Special Memo: Longer Term History of Stock Price Declines

Sam Ngooi Comments

As stock prices continue their recent sharp fluctuations, mostly to the downside, we are writing again with more information (research from Guggenheim Investments), to present a long term perspective.

From year-end 1945 to year-end 2017, covering 72 years and using the S&P 500 index (note: S&P 500 index and Dow Industrial average often have similar percentage price changes), there have been:

  1. 77 declines (approximately once a year) of 5-10%, with an average decline of 6%, covering one month and taking one month for the declines to recover to the price level at the start of the decline;
  2. 27 declines (approximately once every two to three years) of 10-20%, with an average of 14%, covering four months, with four months for the declines to be recovered;
  3. 8 declines (approximately once every nine years) of 20-40%, with an average of 27%, covering eleven months, with fourteen months for the declines to be recovered;
  4. 3 declines (approximately once every twenty four years) of more than 40%, with an average of 51%, covering twenty-two months, with fifty-seven months for the declines to be recovered.

The current decline on the S&P 500 (to 2,581 as of the close on February 8th) has now reached 10.2% from its January 26th all-time high of 2,873 (the Dow Industrials have gone from a January 26th high of 26,617 to a February 8th close of 23,860, a decline of 10.4%). Which of the above categories the current decline will eventually fall in is as yet unknown, and this represents the risk associated with stock investing.

The media and financial pundits try to attribute reasons for the declines, such as: (A) an economy that is doing so well that it may cause the Fed to raise interest rates to a level that negatively affects stock prices (see our January 2018 Comments for more on this subject), or (B) traders using highly leveraged products based on volatility, or (C) some other rationale designed to fit the event after the fact.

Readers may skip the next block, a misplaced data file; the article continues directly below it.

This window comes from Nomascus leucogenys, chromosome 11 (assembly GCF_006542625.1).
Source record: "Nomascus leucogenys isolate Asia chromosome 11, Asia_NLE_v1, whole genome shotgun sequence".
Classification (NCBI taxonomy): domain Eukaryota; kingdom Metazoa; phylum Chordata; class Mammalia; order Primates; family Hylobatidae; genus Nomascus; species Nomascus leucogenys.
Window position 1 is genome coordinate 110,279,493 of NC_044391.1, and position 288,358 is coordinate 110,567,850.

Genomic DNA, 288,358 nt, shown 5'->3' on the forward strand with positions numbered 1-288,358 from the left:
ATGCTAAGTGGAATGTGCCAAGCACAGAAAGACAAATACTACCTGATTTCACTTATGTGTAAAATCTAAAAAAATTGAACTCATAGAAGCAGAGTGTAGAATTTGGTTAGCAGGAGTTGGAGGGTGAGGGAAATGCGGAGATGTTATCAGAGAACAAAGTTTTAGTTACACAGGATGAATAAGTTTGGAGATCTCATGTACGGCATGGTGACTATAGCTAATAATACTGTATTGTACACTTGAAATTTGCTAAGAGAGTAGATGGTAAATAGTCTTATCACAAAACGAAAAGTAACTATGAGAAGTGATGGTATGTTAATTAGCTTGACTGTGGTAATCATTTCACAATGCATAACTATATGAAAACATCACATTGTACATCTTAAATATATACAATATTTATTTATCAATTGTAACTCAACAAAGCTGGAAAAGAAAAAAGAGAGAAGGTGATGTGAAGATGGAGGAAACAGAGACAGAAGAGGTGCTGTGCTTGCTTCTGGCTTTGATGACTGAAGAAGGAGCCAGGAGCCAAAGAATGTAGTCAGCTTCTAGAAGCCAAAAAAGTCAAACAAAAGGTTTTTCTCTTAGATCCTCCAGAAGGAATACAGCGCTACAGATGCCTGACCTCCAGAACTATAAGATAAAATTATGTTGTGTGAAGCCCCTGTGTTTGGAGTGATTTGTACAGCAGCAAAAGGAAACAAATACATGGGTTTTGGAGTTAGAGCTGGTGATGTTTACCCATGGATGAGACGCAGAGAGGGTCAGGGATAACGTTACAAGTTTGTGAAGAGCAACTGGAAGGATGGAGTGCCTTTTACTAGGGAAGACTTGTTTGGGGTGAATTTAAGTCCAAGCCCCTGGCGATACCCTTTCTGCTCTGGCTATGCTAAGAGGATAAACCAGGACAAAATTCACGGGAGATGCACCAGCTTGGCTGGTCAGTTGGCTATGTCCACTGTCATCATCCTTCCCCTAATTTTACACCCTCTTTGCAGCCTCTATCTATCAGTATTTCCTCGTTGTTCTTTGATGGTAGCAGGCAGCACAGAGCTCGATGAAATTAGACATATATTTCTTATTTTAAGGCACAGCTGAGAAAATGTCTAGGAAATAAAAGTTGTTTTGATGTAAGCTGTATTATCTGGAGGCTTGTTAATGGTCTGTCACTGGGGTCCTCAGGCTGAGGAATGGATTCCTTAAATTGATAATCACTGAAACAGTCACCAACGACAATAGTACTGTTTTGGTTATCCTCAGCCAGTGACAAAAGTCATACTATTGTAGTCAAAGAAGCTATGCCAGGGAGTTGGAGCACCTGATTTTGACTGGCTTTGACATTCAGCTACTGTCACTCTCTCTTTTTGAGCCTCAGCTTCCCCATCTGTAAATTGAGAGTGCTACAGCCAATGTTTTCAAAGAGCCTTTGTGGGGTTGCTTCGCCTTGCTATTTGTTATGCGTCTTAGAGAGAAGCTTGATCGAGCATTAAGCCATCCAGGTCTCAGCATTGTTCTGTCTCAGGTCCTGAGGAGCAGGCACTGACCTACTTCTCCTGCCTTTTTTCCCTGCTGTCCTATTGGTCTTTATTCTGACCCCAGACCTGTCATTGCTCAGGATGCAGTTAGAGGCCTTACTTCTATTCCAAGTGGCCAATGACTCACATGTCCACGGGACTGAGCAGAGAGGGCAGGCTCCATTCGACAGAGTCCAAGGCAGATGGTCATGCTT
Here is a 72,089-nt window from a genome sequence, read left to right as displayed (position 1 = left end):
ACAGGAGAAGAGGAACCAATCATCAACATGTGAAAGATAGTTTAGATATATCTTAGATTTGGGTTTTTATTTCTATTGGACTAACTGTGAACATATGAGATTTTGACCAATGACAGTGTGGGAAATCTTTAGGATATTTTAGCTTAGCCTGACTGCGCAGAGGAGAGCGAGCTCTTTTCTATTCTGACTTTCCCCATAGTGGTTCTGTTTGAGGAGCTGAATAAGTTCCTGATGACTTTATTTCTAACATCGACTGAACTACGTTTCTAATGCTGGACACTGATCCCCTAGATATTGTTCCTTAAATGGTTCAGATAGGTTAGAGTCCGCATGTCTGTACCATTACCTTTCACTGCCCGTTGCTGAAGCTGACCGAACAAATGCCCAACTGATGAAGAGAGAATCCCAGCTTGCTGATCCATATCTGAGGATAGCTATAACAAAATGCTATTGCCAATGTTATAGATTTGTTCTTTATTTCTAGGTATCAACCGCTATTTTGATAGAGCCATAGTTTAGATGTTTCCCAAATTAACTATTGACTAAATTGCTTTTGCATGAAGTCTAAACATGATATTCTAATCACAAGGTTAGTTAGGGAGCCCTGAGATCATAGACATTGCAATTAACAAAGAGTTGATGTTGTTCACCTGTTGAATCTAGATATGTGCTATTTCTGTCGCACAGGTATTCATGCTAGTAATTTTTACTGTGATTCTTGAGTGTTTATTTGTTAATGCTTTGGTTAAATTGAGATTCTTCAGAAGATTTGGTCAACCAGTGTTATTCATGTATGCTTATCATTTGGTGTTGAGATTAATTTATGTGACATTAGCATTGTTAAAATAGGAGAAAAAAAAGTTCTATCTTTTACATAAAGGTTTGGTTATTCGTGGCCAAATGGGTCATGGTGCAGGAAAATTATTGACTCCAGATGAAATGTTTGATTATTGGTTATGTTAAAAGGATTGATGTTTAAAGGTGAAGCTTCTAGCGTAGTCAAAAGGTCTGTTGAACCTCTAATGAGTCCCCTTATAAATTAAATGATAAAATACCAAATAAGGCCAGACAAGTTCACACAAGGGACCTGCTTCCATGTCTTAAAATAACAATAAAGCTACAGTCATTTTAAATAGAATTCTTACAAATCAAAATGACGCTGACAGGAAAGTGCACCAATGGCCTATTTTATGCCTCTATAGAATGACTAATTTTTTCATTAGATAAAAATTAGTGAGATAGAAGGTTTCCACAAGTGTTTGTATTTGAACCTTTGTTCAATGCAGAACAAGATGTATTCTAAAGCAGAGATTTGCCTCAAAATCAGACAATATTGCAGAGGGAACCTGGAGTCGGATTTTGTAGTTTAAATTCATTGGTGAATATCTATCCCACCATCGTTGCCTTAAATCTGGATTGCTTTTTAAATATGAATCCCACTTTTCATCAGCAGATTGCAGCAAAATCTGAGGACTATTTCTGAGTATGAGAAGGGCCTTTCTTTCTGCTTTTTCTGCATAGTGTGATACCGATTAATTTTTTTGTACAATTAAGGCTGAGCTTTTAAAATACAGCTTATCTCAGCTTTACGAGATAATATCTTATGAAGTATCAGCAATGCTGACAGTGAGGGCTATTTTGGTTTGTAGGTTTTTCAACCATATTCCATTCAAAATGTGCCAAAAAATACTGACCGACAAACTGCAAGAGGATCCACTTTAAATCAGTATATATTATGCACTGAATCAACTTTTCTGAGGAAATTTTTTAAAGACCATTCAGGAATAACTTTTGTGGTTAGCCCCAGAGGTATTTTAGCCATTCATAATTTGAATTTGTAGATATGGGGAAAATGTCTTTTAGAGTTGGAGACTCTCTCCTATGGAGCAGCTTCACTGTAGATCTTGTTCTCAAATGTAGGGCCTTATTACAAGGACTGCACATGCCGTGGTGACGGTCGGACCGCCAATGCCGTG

But perhaps the reason for these declines is simply that stock prices had gotten too high.

To elaborate, the last significant decline before this one (Jan-Feb 2016) reached 11%, and was followed by two years of extraordinary gains. At the January 26th, 2018 high, the S&P 500 index had advanced from 1,829 to 2,873, a gain of 57% (the Dow rose from 15,660 to 26,617, a gain of 70%).

Finally, note the impact of asset allocation: for younger clients not currently using their money, an allocation of 70% to stocks means 30% is not affected by the stock declines, and for older clients who might currently be using their money, a 35% stock allocation means 65% is not affected by the declines. An important part of our work at Park Piedmont Advisors is to develop and follow allocations designed specifically for each of our clients.